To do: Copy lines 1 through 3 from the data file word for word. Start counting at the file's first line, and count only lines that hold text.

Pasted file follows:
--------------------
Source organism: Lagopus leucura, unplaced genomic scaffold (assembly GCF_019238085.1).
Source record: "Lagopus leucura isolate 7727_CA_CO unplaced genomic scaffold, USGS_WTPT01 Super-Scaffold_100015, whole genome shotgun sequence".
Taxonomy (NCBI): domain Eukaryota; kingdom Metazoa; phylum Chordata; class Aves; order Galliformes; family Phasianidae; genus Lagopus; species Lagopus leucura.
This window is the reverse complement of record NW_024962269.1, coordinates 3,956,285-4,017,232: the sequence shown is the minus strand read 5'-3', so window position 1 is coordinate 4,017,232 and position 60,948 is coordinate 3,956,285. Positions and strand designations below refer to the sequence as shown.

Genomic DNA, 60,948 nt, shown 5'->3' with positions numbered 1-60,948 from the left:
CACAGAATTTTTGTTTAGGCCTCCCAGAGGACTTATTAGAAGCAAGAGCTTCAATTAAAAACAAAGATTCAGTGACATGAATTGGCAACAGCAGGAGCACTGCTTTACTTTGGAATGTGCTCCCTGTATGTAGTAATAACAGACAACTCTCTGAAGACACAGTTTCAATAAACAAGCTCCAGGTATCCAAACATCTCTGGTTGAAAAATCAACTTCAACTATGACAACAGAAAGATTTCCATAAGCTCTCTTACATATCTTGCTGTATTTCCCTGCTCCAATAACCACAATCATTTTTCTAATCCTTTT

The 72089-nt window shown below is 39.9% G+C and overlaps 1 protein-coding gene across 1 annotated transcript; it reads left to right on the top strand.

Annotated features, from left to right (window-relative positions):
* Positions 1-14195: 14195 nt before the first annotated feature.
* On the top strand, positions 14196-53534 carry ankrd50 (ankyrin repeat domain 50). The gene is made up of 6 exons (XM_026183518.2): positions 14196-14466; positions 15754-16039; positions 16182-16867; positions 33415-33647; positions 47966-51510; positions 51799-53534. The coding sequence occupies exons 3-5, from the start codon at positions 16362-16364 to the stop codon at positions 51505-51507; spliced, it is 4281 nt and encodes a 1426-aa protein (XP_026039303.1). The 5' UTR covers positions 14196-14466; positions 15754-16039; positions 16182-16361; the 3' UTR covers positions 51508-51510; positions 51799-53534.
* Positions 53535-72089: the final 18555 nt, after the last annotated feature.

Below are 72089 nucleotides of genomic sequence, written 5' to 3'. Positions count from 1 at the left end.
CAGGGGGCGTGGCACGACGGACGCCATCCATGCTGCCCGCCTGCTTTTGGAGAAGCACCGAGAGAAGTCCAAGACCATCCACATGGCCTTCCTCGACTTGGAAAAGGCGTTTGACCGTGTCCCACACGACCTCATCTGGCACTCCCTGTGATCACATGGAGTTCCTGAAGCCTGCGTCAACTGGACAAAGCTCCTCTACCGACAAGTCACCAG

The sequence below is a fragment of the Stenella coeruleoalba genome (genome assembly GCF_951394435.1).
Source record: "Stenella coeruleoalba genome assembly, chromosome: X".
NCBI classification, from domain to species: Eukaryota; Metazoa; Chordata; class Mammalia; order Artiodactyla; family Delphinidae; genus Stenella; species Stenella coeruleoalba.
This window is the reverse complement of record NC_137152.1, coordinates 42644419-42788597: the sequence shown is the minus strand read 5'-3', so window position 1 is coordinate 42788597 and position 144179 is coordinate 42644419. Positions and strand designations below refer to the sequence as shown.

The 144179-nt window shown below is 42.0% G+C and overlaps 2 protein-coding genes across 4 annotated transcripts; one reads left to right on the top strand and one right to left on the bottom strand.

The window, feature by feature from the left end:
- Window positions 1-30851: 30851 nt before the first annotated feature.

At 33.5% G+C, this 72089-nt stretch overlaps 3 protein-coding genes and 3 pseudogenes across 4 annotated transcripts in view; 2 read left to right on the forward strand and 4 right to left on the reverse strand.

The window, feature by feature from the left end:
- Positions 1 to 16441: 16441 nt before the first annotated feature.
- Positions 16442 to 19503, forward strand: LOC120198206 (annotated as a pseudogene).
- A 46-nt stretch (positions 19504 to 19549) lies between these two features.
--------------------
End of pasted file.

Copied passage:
Source organism: Lagopus leucura, unplaced genomic scaffold (assembly GCF_019238085.1).
Source record: "Lagopus leucura isolate 7727_CA_CO unplaced genomic scaffold, USGS_WTPT01 Super-Scaffold_100015, whole genome shotgun sequence".
Taxonomy (NCBI): domain Eukaryota; kingdom Metazoa; phylum Chordata; class Aves; order Galliformes; family Phasianidae; genus Lagopus; species Lagopus leucura.